“A meeting of the Merchant Shipowners of the Port of Sydney, having been convened this day, to consider the expediency of complying with the demand made by the seamen and labourers usually employed in the outfits of vessels (whalers especially) of four shillings per diem, have on mature consideration of the several reports and statements made, drawn conclusions:—That the demand for increase of wages does not arise from scarcity of seamen or labourers, nor from inadequacy of wages hitherto paid to such men while fitting for the fishery, but from combination on the part of the men which they believe they can carry into effect at this important and busy season of the year.
“That this meeting has great reason to apprehend serious detention to ships of all descriptions in the Port of Sydney outward bound should any advance be acceded on the usual port wages to seamen and lumpers, as the increased wages in port, would increase the already too frequent desertion of seamen, especially those from Europe.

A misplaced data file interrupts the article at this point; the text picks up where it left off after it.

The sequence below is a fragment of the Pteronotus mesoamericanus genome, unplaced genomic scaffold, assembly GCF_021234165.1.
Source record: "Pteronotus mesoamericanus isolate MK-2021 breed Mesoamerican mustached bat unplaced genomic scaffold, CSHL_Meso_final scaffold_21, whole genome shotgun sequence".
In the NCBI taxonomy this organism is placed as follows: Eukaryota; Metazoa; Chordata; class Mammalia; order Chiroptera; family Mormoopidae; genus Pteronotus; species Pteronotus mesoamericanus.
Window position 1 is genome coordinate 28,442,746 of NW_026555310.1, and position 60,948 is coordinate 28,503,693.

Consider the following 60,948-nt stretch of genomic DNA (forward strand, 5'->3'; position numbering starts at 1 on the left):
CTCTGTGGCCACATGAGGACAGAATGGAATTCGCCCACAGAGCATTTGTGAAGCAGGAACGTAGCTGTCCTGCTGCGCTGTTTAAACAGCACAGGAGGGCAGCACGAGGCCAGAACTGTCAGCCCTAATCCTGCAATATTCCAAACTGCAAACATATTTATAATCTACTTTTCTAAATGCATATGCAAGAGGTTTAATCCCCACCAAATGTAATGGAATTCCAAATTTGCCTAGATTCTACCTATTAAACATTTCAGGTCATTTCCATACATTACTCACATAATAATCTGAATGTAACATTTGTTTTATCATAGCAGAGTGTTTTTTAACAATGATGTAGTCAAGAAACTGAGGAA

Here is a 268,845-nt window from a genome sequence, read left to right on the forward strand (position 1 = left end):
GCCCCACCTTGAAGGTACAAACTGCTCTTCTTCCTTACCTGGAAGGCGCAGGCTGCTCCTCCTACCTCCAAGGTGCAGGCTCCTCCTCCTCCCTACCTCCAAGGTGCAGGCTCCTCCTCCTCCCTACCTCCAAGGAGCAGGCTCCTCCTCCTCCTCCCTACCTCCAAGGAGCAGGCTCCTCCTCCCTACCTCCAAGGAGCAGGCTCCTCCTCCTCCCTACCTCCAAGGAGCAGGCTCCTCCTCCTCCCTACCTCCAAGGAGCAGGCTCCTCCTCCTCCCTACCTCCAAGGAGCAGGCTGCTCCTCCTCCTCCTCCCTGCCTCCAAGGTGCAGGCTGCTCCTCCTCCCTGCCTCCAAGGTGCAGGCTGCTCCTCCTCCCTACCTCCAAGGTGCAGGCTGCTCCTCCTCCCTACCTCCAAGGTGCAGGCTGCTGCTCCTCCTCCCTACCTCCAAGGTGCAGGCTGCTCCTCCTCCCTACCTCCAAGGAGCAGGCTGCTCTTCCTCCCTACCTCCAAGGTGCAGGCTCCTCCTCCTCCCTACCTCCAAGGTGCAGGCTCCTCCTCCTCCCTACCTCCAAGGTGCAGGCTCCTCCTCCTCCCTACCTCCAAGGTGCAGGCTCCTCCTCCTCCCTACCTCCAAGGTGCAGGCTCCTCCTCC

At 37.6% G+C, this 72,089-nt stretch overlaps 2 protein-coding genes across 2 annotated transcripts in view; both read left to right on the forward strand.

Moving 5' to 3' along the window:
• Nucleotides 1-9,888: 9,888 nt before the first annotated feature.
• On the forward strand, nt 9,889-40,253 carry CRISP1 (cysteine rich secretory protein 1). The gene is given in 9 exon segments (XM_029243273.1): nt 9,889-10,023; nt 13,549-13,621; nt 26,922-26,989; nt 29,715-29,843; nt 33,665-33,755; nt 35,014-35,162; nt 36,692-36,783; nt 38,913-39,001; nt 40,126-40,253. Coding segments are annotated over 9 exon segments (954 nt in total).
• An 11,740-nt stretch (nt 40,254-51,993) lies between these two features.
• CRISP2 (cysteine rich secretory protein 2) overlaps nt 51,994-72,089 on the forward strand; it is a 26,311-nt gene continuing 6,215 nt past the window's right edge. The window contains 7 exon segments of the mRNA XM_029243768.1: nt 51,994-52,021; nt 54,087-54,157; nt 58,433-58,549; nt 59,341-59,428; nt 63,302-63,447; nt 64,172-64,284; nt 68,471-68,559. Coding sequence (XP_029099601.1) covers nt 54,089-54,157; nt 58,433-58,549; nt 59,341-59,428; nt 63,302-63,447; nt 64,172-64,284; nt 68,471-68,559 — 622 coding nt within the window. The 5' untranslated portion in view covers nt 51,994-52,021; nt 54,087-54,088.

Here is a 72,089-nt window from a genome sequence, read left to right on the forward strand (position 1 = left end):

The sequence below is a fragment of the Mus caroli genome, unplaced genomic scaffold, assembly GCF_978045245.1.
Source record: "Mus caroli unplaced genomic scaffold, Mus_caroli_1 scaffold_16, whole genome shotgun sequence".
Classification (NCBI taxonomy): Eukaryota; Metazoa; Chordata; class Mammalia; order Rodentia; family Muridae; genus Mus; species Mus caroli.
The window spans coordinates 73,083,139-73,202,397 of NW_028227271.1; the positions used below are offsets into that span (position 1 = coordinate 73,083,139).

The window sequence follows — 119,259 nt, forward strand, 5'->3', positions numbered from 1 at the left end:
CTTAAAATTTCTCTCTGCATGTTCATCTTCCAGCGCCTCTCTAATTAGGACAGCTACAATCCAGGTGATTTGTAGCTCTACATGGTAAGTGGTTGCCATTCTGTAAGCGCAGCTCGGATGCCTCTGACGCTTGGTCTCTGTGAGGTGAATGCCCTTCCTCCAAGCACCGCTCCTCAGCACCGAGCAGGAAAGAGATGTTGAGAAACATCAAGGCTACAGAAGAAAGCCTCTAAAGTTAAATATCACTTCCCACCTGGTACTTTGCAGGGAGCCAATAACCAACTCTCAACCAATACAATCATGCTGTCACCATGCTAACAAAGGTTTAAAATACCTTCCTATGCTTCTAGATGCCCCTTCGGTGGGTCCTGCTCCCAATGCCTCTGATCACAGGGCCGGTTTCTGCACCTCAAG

“That this meeting view the conduct of the seamen and labourers in the Port of Sydney, as the acts of a systematic organised body whose intentions are not yet fully developed, but whose object, if accomplished, would materially retard the progressive Advancement of our Colonial marine. Therefore they, the Colonial Shipowners, resolve to adhere to the rate of wages hitherto paid by them, in their outfits or harbour pay, viz.:—three shillings per diem, with full and ample allowance of provisions: and they trust that by all the shipowners page 180 unanimously agreeing to carry this resolution into effect, they will effectually counteract any unjust attempt that may be made to injure the shipping interest of the Port of Sydney. Agreed to by us this 14th day of March, 1837.”